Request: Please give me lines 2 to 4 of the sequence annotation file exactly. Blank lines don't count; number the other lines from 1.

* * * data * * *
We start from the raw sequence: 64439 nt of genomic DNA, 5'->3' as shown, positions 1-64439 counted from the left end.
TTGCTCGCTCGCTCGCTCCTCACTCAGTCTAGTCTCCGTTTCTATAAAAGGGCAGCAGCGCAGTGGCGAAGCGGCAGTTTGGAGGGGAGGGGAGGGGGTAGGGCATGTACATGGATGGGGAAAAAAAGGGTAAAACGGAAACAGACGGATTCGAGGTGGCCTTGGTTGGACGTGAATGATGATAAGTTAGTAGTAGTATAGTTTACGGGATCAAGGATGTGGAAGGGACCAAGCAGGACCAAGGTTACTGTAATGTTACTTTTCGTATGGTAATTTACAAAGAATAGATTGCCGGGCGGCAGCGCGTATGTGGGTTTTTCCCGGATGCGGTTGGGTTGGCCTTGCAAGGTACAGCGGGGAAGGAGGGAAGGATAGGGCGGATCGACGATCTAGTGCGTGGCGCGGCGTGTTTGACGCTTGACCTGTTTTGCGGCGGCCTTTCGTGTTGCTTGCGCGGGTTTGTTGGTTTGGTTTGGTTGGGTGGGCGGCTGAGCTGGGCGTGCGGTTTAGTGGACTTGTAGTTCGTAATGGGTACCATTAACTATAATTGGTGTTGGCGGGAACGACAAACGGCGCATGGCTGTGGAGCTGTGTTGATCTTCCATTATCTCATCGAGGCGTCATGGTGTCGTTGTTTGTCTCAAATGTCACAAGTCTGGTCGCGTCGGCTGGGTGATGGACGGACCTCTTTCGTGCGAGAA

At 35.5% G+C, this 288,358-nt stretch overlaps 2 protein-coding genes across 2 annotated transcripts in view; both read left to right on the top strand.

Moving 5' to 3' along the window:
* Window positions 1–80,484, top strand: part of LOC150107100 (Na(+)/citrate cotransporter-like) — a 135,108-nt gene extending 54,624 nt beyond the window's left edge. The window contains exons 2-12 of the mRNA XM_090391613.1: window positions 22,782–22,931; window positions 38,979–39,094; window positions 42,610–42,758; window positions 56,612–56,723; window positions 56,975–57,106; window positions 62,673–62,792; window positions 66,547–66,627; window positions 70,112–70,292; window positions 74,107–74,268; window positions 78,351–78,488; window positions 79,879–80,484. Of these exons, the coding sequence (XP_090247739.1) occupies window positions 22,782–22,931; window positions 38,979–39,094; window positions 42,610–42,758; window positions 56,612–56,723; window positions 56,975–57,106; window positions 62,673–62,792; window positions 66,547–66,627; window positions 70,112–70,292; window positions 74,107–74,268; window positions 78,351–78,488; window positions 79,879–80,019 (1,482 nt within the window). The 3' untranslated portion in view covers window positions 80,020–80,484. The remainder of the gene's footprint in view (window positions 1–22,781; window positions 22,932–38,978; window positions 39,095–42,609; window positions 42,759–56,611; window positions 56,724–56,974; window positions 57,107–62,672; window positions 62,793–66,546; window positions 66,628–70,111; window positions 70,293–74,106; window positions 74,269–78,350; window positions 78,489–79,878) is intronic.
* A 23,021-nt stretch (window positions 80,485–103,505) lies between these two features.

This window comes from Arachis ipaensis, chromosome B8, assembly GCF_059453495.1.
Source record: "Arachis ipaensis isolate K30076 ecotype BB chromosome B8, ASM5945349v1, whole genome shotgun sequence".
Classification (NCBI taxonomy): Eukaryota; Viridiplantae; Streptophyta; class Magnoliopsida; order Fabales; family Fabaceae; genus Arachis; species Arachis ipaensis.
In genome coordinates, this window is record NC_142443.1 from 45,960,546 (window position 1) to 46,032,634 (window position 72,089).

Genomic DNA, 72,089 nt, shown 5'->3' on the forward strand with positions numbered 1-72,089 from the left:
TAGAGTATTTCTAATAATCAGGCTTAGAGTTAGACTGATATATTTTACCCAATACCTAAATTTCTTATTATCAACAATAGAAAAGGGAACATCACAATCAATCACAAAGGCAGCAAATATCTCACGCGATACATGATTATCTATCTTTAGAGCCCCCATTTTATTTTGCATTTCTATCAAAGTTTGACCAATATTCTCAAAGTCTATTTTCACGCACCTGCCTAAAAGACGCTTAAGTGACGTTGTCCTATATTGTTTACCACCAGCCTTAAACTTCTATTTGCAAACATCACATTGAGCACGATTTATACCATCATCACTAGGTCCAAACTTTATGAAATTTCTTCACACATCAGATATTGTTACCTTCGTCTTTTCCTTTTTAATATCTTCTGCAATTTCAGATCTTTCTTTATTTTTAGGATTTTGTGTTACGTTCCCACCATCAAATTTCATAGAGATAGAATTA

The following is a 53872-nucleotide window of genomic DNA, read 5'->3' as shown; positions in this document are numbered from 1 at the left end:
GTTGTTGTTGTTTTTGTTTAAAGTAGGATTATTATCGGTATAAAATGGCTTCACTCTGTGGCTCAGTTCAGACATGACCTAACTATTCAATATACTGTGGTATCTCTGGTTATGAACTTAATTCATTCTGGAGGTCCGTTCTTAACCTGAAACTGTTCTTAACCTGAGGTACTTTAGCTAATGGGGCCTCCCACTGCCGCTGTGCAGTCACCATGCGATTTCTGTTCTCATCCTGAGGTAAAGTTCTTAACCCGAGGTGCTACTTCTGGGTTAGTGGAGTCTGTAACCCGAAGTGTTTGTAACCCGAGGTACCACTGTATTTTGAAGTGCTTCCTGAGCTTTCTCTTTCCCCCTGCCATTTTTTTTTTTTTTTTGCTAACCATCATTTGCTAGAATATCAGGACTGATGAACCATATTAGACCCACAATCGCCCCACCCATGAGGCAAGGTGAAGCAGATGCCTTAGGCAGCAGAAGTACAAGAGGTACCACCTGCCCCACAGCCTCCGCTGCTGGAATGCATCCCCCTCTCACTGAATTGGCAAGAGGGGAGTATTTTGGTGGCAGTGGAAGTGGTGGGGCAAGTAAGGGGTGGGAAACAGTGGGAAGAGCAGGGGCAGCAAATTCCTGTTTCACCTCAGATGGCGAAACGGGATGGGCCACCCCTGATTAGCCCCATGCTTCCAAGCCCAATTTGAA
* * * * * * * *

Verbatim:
TTGCTCGCTCGCTCGCTCCTCACTCAGTCTAGTCTCCGTTTCTATAAAAGGGCAGCAGCGCAGTGGCGAAGCGGCAGTTTGGAGGGGAGGGGAGGGGGTAGGGCATGTACATGGATGGGGAAAAAAAGGGTAAAACGGAAACAGACGGATTCGAGGTGGCCTTGGTTGGACGTGAATGATGATAAGTTAGTAGTAGTATAGTTTACGGGATCAAGGATGTGGAAGGGACCAAGCAGGACCAAGGTTACTGTAATGTTACTTTTCGTATGGTAATTTACAAAGAATAGATTGCCGGGCGGCAGCGCGTATGTGGGTTTTTCCCGGATGCGGTTGGGTTGGCCTTGCAAGGTACAGCGGGGAAGGAGGGAAGGATAGGGCGGATCGACGATCTAGTGCGTGGCGCGGCGTGTTTGACGCTTGACCTGTTTTGCGGCGGCCTTTCGTGTTGCTTGCGCGGGTTTGTTGGTTTGGTTTGGTTGGGTGGGCGGCTGAGCTGGGCGTGCGGTTTAGTGGACTTGTAGTTCGTAATGGGTACCATTAACTATAATTGGTGTTGGCGGGAACGACAAACGGCGCATGGCTGTGGAGCTGTGTTGATCTTCCATTATCTCATCGAGGCGTCATGGTGTCGTTGTTTGTCTCAAATGTCACAAGTCTGGTCGCGTCGGCTGGGTGATGGACGGACCTCTTTCGTGCGAGAA

At 35.5% G+C, this 288,358-nt stretch overlaps 2 protein-coding genes across 2 annotated transcripts in view; both read left to right on the top strand.

Moving 5' to 3' along the window: